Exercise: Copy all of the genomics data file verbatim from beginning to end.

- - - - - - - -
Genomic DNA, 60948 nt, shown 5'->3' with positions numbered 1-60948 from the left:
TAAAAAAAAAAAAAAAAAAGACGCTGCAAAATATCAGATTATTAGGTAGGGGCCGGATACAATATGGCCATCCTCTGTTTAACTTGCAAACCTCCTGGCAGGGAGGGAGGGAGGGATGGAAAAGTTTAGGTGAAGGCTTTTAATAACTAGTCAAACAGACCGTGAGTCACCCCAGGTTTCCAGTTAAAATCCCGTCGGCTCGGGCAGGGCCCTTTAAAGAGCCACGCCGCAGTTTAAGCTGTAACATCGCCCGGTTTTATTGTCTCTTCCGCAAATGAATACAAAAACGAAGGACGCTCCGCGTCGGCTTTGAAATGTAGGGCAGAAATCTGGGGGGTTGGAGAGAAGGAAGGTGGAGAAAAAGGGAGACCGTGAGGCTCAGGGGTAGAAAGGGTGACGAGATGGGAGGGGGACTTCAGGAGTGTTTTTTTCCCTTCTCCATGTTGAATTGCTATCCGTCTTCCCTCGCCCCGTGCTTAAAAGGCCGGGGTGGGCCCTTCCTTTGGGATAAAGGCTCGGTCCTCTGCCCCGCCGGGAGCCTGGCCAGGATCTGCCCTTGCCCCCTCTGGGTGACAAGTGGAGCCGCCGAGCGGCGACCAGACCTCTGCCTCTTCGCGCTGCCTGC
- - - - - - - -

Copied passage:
Genomic DNA, 60948 nt, shown 5'->3' with positions numbered 1-60948 from the left:
TAAAAAAAAAAAAAAAAAAGACGCTGCAAAATATCAGATTATTAGGTAGGGGCCGGATACAATATGGCCATCCTCTGTTTAACTTGCAAACCTCCTGGCAGGGAGGGAGGGAGGGATGGAAAAGTTTAGGTGAAGGCTTTTAATAACTAGTCAAACAGACCGTGAGTCACCCCAGGTTTCCAGTTAAAATCCCGTCGGCTCGGGCAGGGCCCTTTAAAGAGCCACGCCGCAGTTTAAGCTGTAACATCGCCCGGTTTTATTGTCTCTTCCGCAAATGAATACAAAAACGAAGGACGCTCCGCGTCGGCTTTGAAATGTAGGGCAGAAATCTGGGGGGTTGGAGAGAAGGAAGGTGGAGAAAAAGGGAGACCGTGAGGCTCAGGGGTAGAAAGGGTGACGAGATGGGAGGGGGACTTCAGGAGTGTTTTTTTCCCTTCTCCATGTTGAATTGCTATCCGTCTTCCCTCGCCCCGTGCTTAAAAGGCCGGGGTGGGCCCTTCCTTTGGGATAAAGGCTCGGTCCTCTGCCCCGCCGGGAGCCTGGCCAGGATCTGCCCTTGCCCCCTCTGGGTGACAAGTGGAGCCGCCGAGCGGCGACCAGACCTCTGCCTCTTCGCGCTGCCTGC